|45 - Gary Fencik, S||Known as "Hit Man" for his aggressive pursuit and tackling during his 12-year career (1976-87), all with the Bears, the Chicago native remains the team's all-time leader in interceptions (38) and was one of the most prolific tacklers in club history. Yet for all his fury on the football field, Fencik was a mild-mannered man off it. The Yale graduate earned his MBA from Northwestern in the same year the Bears went to the Super Bowl (1985). Since retiring, he's become a top investment strategist and advisor for Chicago-based Adams Street Partners, where he is a partner and head of business development.|
|48 - Reggie Phillips, DB||Phillips' career in the NFL was short -- just four seasons -- but he made the most of it, earning a Super Bowl ring with the Bears as a rookie (he remained with the team through 1987 before playing his final season in 1988 with the Phoenix -- now Arizona -- Cardinals). The high point of his playing career was returning an interception 28 yards for a touchdown in the Bears' 46-10 victory over the New England Patriots in Super Bowl XX. Since retiring, Phillips has worked as a real estate agent and investor and also owns Home Court Properties (formerly Reggie Phillips Properties) in his native Houston.|
|50 - Mike Singletary, LB|
"Samurai Mike" is a lot thinner but just as fiery today as he was when he anchored the Bears' linebacking corps with guys like Otis Wilson, Jim Morrissey, Wilber Marshall and Ron Rivera. Singletary spent much of his 12-year career (all with the Bears) as a defacto coach and teacher to younger teammates. But it wasn't until 2003 that he officially became a coach, first with the Baltimore Ravens for two seasons as linebackers coach, then with the San Francisco 49ers as assistant head coach and linebackers coach. He replaced the man who hired him, Mike Nolan, as interim head coach in October 2008. The 49ers finished 7-9 overall, but were 5-4 under Singletary. He was named permanent coach after the season. In 2009, the 49ers finished 8-8, their first non-losing season since 2002. Singletary has written three books, continues to be a sought-after motivational speaker and has a variety of business interests.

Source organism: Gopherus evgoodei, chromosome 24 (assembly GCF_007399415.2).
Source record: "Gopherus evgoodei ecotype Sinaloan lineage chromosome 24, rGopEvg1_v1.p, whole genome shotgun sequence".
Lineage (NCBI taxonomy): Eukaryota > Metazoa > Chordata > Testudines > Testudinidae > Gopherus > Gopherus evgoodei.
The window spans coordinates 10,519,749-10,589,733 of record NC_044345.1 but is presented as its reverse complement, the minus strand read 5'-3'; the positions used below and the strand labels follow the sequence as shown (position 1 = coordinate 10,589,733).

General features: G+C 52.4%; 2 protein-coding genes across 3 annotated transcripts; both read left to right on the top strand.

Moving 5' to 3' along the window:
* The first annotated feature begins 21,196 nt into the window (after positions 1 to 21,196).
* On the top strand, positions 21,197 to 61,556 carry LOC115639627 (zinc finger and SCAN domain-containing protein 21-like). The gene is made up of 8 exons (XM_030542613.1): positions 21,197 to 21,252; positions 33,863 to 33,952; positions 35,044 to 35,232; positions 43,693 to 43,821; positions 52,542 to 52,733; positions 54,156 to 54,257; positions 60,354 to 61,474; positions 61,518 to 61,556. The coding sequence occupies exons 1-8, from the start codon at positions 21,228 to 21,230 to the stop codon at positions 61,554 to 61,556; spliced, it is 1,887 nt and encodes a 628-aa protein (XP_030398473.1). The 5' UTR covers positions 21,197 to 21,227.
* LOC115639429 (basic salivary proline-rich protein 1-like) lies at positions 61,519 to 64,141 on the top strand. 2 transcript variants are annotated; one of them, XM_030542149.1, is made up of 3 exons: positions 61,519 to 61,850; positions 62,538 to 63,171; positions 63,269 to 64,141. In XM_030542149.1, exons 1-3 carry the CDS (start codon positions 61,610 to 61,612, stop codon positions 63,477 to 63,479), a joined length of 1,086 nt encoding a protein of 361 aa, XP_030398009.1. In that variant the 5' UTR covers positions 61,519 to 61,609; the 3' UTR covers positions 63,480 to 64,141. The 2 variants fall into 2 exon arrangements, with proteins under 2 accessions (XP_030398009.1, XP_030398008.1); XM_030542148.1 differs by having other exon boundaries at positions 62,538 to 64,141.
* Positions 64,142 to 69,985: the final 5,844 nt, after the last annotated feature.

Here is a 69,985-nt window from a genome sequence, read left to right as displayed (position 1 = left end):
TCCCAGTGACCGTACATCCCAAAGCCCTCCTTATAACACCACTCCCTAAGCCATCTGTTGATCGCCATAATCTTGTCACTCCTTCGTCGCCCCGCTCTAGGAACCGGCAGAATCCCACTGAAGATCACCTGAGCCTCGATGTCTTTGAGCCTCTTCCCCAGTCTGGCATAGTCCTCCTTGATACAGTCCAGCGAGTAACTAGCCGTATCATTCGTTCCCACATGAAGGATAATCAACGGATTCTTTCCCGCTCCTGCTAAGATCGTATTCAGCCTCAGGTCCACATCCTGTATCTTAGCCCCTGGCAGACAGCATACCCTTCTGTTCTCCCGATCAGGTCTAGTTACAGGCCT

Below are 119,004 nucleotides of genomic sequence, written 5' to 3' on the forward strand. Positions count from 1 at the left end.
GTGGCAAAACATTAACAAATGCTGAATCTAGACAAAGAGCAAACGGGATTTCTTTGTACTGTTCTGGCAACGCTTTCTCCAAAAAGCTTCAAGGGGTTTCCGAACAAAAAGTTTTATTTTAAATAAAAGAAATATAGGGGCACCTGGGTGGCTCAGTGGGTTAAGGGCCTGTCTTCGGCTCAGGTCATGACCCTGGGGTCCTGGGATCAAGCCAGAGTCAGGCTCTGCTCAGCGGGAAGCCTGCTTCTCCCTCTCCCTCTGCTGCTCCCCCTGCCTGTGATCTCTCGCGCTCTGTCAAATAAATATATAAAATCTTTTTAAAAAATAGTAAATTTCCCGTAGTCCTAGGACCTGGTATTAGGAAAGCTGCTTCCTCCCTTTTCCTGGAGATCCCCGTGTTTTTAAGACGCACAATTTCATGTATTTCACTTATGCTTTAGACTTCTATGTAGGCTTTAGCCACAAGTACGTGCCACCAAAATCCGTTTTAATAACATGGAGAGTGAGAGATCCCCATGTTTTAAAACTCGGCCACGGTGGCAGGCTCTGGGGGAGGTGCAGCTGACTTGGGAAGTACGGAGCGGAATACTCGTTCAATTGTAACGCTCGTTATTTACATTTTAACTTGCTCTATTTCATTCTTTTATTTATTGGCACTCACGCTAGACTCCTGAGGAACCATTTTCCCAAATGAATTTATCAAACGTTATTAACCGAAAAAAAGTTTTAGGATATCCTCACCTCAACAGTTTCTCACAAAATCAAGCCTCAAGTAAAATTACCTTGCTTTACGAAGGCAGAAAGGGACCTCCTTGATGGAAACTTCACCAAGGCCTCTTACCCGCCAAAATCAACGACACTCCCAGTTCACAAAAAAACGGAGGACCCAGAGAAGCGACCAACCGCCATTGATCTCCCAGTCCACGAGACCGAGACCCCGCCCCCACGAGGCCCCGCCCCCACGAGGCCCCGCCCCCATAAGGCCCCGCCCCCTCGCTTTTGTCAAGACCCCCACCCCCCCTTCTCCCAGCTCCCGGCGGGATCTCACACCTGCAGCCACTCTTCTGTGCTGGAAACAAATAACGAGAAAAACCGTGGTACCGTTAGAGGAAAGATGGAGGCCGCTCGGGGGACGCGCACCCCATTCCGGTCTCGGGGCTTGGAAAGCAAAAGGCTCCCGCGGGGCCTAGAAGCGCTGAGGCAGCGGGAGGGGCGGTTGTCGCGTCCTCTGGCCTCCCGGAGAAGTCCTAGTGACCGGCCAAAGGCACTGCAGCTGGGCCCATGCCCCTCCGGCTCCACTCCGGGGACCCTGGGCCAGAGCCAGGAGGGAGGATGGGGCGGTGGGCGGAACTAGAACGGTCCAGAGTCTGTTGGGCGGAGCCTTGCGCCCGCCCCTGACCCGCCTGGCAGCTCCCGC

|51 - Jim Morrissey, LB||Still considered one of the greatest players in Michigan State history, Morrissey played almost nine full seasons at linebacker for the Bears before ending the 1993 season and his career with the archrival Green Bay Packers. He was a rookie during the Super Bowl-winning 1985 season and had the distinction of wearing the same jersey number as Hall of Famer Dick Butkus (which was eventually retired in 1994). Today, Morrissey works as a financial consultant and public speaker and also spends time working with the Chicago Bears Youth Football Camps.|
|52 - Cliff Thrift, LB||Claimed on waivers just prior to the start of training camp, Thrift spent just one season with the Bears (1985) as a reserve linebacker, sandwiched around a prior six-year stint in San Diego and a final year in 1986 with the Los Angeles Rams. Still, he got a Super Bowl ring out of his brief stint in Chicago. He is a successful businessman in his native Texas.|